Social Services Innovations in public services that promote equity and opportunity
Florence, a social enterprise, is helping cause major reforms in Japan's childcare system.
While communities can benefit from the entry of more welfare nonprofits, there is a point after which greater numbers are counterproductive.
Instead of prescribing higher education as the silver-bullet solution to poverty, we must provide diverse and contextualized pathways to disadvantaged children, enabling them to redefine the dominant narrative of success.
Launching social enterprises with national reach holds great promise, but there’s no easy route to success—a look at four lessons from the field.
It’s hard to fully understand the effects of interventions that aim to address several life challenges at once. But it can help to transition from all-or-nothing assessments to more incremental measures.
Funders can support positive change by backing proven, replicable interventions and new measurement tools that help draw the connection between services offered and results achieved.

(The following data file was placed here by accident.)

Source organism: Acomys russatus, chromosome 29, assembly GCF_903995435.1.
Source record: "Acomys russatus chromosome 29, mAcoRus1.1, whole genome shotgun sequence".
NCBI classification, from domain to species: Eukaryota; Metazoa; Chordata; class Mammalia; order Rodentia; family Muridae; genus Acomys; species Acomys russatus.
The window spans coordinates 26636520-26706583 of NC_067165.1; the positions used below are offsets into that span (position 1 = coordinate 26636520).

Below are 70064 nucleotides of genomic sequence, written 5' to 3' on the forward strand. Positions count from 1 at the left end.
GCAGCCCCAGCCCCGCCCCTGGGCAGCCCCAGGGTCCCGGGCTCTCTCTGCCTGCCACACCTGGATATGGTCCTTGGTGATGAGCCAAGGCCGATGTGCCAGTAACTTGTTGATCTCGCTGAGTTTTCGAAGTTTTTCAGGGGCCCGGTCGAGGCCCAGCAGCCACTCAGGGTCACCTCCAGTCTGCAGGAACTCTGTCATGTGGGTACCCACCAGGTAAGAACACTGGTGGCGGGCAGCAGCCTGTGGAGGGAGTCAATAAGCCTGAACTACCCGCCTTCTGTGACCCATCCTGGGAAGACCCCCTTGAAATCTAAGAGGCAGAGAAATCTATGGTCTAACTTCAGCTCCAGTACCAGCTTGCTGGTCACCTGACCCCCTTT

Evidence-based practice has great potential to improve social outcomes, but only if we do a better job marketing and adapting it to address the specific problems at hand.
In laying the groundwork for stronger cross-sector collaboration and outcomes-focused approaches, pay-for-success projects in Silicon Valley are reaping benefits far beyond the success they’ve agreed to invest in.
To be effective, collective impact must consider who is engaged, how they work together, and how progress happens.
By offering better early support for struggling families, child welfare services can reduce the need for more serious interventions down the line and improve the wellbeing of whole neighborhoods.
Why there is a renewed sense of urgency and optimism about place-based initiatives.